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Light & Wonder has revealed that its executive vice president, CFO, treasurer and corporate secretary Constance (Connie) James is set to receive a cash retention bonus of $500,000 next year.

In her role, James oversees the company’s global financial strategy and is responsible for executing financial best practices and maximising shareholder value, as well as overseeing the finance, accounting, tax, treasury, facilities, IT and procurement functions of the business.

The bonus has been promised as a result of the expected increase in James’ responsibilities and workload in light of the appointment of Matthew Wilson as the firm’s interim president and CEO, after Barry Cottle announced he would stand down from that position at the end of August.

While Cottle will support the transition as a consultant, Light & Wonder has commenced a search process to identify a permanent CEO and has engaged an unnamed US executive search firm to lead the process among both internal and external candidates.

In addition to James’ cash bonus, Light & Wonder will also waive continued service requirements with respect to time-vesting restricted stock units previously granted to her, which were scheduled to vest on 20 March 2023.

The agreement is dependent upon James remaining with the company through the filing of its annual report with the SEC on form 10-K, for the fiscal year ending 31 December 2022. That report is likely to be filed around March 2023.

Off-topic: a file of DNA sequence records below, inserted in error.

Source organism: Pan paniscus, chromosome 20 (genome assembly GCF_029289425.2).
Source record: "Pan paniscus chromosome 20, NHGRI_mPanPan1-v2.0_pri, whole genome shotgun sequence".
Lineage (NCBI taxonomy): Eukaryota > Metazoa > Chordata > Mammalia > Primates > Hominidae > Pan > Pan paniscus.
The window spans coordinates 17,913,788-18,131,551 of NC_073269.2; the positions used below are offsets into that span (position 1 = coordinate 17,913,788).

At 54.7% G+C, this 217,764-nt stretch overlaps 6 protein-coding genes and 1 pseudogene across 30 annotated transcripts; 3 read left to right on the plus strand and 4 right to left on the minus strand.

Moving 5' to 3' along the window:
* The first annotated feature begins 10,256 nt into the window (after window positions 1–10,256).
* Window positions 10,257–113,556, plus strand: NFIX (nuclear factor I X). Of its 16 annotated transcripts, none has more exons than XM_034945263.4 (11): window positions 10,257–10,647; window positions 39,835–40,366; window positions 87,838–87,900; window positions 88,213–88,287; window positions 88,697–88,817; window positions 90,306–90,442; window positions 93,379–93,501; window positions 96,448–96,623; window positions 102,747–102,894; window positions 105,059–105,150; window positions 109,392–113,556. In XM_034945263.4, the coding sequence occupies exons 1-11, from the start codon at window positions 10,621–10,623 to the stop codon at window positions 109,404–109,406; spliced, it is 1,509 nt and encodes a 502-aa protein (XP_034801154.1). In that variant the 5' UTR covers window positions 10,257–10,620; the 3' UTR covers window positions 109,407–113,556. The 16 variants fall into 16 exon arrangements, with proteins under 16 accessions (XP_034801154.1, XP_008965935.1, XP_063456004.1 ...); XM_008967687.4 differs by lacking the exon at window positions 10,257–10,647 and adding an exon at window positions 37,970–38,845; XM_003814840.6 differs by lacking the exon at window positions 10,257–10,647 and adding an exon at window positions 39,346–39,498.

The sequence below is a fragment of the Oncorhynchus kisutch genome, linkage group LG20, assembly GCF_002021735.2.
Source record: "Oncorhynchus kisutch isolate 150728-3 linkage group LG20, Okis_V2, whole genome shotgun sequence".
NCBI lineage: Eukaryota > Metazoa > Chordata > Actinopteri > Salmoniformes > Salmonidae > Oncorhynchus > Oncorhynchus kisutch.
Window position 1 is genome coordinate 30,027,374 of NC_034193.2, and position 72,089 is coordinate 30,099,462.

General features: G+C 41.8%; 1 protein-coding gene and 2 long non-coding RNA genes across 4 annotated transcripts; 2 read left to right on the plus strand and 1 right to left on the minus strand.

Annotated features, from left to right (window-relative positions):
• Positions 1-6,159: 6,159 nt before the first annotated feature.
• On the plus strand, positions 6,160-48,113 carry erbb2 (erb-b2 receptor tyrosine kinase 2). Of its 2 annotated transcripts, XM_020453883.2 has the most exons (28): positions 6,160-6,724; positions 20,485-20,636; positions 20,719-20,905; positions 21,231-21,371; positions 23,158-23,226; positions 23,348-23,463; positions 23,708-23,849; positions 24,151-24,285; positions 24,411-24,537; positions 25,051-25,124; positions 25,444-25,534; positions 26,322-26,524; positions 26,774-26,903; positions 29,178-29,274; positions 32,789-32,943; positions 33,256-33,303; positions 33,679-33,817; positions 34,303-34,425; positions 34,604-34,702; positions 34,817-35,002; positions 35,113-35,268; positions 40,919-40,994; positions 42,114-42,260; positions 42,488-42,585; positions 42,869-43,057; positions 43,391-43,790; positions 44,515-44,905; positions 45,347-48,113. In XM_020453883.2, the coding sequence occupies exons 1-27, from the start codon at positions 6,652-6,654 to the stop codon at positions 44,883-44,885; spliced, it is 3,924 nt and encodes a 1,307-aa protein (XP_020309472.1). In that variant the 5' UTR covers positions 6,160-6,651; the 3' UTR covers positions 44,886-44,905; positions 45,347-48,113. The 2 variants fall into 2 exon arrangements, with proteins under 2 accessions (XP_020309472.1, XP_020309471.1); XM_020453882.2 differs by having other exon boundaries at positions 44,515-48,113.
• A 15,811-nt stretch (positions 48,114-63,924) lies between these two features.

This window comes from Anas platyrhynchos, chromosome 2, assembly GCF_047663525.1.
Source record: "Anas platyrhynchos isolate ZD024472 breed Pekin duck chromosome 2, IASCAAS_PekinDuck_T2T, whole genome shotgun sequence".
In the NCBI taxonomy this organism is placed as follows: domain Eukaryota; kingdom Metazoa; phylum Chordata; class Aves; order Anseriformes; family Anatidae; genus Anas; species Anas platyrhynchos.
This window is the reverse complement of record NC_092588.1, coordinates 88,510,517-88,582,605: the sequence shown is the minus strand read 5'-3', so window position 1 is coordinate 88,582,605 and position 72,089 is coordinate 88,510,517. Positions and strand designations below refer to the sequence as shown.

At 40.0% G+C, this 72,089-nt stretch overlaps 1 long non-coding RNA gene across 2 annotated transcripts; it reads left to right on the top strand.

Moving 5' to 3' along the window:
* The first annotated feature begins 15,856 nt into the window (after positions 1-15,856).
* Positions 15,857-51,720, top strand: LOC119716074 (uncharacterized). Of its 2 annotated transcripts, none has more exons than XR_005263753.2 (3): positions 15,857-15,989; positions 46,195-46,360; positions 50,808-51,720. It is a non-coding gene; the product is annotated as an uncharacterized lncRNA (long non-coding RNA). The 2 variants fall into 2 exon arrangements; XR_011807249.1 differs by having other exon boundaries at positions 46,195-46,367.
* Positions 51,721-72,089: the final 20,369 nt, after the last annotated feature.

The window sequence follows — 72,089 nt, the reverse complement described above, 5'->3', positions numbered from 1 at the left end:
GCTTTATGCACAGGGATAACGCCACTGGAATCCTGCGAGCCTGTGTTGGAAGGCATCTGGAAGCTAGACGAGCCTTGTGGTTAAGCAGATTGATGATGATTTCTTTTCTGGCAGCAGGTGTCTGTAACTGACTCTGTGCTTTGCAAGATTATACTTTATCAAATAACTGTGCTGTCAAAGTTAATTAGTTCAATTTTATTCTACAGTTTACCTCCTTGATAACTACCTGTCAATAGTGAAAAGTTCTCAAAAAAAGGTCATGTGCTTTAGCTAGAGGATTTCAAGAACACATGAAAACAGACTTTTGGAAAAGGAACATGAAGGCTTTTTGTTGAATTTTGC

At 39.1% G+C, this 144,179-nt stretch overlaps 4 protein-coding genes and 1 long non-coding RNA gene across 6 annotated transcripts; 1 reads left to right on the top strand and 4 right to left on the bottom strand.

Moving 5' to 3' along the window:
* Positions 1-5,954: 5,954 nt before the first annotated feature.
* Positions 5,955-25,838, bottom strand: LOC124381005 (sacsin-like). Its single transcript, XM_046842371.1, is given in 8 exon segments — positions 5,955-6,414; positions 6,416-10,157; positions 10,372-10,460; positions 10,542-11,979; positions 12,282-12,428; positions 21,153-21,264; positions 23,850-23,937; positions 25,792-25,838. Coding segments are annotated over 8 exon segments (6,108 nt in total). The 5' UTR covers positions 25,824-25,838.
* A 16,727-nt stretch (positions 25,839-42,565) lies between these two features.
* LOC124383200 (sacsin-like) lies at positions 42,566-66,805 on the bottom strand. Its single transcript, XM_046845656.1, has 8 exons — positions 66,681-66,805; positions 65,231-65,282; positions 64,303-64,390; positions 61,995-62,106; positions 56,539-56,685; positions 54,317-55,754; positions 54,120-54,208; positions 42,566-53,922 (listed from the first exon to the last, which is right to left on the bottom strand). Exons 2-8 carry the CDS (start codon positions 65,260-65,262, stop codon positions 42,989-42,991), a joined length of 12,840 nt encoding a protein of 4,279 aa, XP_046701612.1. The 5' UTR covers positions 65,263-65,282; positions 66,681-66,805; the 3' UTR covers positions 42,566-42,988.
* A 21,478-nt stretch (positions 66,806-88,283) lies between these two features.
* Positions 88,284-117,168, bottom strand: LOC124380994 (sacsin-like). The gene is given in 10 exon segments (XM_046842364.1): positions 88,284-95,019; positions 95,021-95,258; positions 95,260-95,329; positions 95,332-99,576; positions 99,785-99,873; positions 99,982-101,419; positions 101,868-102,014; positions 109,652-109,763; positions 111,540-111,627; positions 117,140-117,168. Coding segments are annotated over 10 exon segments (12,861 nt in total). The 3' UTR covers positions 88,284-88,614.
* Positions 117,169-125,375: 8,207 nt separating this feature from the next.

James will also be entitled to the retention benefits and the waiver of any continued service requirements with respect to time-vesting restricted stock units in the event of her termination of employment by the company without “cause” or by James for “good reason” prior to the retention date.

James has played an integral part in the transformation of Light & Wonder’s balance sheet this year, with the business having completed the sale of its lottery segment to Brookfield Business Partners for $5.8bn in April, using the proceeds to pay down its significant debts.

At the time, ex-chief executive Cottle said: “The lottery business sale closing is a significant step towards streamlining our portfolio and strengthening our balance sheet as we execute on our strategy to transform our business with a singular focus on building great games and franchises to entertain our players wherever and whenever they want to play.”

Following the sale, James added: “We now have the financial flexibility and balance sheet integrity that, combined with our double-digit growth profile and high mix of digital and recurring revenues, give us a tremendous opportunity to continue to drive shareholder value.”

That divestment, along with the expected sale of its sports betting business to US media conglomerate Endeavor, allowed the supplier to significantly de-lever its balance sheet in Q2 2022, reducing the principal face value of debt outstanding by $4.9bn compared to Q1 2022, at a net debt leverage ratio of 3.6x, down from a 6.1x ratio.

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